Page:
Doug Polk and Daniel Negreanu are finished up an epic heads-up poker battle that was more competitive than many expected. Although the expected winner did so, and by a wide margin, the underdog was more competitive than the final score indicates.
Negreanu was expected to get absolutely demolished in a heads-up no-limit hold’em competition against one of the best ever in that format of poker. At times, he seemed outmatched. But during some sessions, he was the better player.
Poker.org created a graph to show the ups and downs of this $200/$400 heads-up challenge between two fierce competitors. As you’ll notice from the graph below, Polk held the overall lead from Day 2 on. But you’ll also see that Negreanu won his fair share of sessions.
Negreanu starts off challenge with a bang
Daniel Negreanu kicked off the match in surprising fashion, by dominating Doug Polk on PokerGO in what turned out to be the only live poker session of the challenge.
The GGPoker ambassador booked a $116,000 profit live from the PokerGO Studio in Las Vegas. Many poker fans were surprised by what they saw, and Negreanu would continue to have some success over the next couple of weeks.
Polk, however, bounced back from the rough opening session as the challenge moved to the internet. He won the next two matches by over $340,000 combined.
But then Negreanu got back to crushing as he won four of the next five matches, including a $222,832 score on Day 7. Through eight sessions, many felt a potential upset was brewing. Could Daniel Negreanu really defeat Doug Polk at heads-up no-limit hold’em?
Heavy favorite answers back
If you thought a $180,000 deficit early in a long match was going to tilt the heads-up G.O.A.T., you’d be sadly mistaken. Polk’s played high stakes heads-up poker for years. He understands variance and doesn’t tilt easily.
Day 9 was the biggest turning point in the High Stakes Duel. Polk won $205,521 on the day 377 hands, which ended Negreanu’s momentum. From that point on, outside of a few hiccups along the way, as you’ll notice from the above graph, Polk’s upward trajectory began on that day.
He’d go on to book wins of over $100,000 the next two sessions. And then on Day 12, he really put the hammer down and ran hot for a $332,178 profit. At this point, many wondered if Negreanu would just give up and quit at the halfway mark (12,500 hands).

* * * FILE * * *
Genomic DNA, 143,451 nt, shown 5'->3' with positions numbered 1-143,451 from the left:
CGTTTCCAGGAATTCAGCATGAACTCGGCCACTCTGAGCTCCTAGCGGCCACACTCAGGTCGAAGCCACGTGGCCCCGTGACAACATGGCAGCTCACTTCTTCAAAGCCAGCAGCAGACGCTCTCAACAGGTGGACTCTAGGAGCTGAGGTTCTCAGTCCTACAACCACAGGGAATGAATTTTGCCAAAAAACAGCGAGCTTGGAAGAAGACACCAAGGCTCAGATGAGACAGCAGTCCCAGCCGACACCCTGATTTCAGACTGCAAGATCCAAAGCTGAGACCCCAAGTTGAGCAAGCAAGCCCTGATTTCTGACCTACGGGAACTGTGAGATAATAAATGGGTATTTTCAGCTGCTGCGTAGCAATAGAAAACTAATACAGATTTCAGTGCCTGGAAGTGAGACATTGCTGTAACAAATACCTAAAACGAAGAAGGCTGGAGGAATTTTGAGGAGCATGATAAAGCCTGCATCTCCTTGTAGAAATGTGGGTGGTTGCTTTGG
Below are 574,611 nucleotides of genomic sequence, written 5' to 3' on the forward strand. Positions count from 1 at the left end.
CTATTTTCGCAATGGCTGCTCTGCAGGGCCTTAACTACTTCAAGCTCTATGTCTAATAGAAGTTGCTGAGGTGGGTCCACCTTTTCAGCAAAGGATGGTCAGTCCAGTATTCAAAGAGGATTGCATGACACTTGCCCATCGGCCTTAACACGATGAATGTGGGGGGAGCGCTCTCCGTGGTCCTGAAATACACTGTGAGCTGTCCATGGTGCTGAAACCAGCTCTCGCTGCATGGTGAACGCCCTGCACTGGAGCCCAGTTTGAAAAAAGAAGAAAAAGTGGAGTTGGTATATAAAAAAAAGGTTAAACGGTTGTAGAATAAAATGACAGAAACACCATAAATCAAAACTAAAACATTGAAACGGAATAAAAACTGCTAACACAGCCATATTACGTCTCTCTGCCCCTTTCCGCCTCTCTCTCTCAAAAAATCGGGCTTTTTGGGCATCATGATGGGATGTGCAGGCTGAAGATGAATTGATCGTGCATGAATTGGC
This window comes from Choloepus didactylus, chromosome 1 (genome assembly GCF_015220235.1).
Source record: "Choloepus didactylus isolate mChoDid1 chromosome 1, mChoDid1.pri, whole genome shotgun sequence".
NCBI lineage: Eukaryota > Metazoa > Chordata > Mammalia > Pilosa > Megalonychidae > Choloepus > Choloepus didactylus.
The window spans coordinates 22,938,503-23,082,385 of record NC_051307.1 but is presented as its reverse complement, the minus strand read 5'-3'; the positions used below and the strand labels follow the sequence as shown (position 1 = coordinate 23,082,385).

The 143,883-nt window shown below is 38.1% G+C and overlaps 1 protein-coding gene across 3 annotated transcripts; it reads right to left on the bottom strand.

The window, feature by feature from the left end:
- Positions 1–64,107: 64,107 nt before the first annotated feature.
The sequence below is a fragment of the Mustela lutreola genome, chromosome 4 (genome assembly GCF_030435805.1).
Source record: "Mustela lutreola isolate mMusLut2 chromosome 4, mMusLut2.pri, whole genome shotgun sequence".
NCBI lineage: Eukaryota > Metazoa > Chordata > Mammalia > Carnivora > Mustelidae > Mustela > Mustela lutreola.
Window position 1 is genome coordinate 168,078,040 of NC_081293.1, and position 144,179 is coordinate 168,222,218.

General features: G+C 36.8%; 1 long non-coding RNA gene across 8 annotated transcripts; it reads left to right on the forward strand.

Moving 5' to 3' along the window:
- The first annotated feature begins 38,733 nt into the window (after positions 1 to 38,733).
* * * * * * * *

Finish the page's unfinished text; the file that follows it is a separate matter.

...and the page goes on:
The poker pros agreed to permit the losing player to call it quits at the midway point without penalty. But Negreanu was already down nearly $600,000 after Day 12, and 12,500 hands was a long ways away.
Time to stop the bleeding
Day 13 was an important session for Negreanu. At the very least, he desperately needed to book a small profit to stop the bleeding, which he did ($17,780), and would then follow that up with two more consecutive small wins of $13,000 and $46,581.
The only problem for Negreanu is although he halted Polk’s momentum a bit, he only chipped off a small portion of the deficit. Even worse for him, Polk responded with three consecutive wins for over $100,00, capped off by a $173,362 victory on Day 18, putting him within inches of a $1 million lead.
Negreanu takes control
Each player deposited $1 million onto the WSOP.com poker site prior to the start of this epic heads-up challenge. Negreanu was the only player to ever make a second (and third) deposit.
With a $1 million deficit staring him in the face, Negreanu was back in desperation mode. And just as you’d expect from a veteran poker star, he answered back with seven wins in the next eight sessions.
All of a sudden, Polk’s lead had squandered down to well under $500,000. Sure, he was still the favorite and, hey, half-a-million bucks would buy a pretty nice house in Las Vegas. But it appeared that his edge over Negreanu had become minimal at best.
Back and forth we go
Well, so much for that. Negreanu’s momentum and upward trajectory was quickly squashed by the heads-up hold’em legend.
Polk regained control yet again with four straight wins, two by six figures. Among those winning sessions, the Upswing Poker founder turned a whopping $298,984 profit on Day 30 and finally reached the $1 million mark during the session.
Afterwards, he got a bit cocky but was, perhaps, served a heavy dose of karma on Day 31 when Negreanu ran red hot for a $390,000 profit, the largest any player has reached this entire challenge.
Polk, however, then officially put the match out of reach during the following three sessions, winning all three by more than $375,000 combined. At that point, with under 1,700 hands remaining and Negreanu facing a $946,000 deficit, the outcome was no longer in doubt.
On the final day, Polk put the cherry on top with a $256,000 win in one of his most dominating performances. He wrapped it up with a $1,202,000 overall victory.
But what a wild and exciting ride it’s been, regardless of which player you rooted for. Doug Polk and Daniel Negreanu are two of the best poker players in history, and they proved it during this intense and surprisingly competitive competition.
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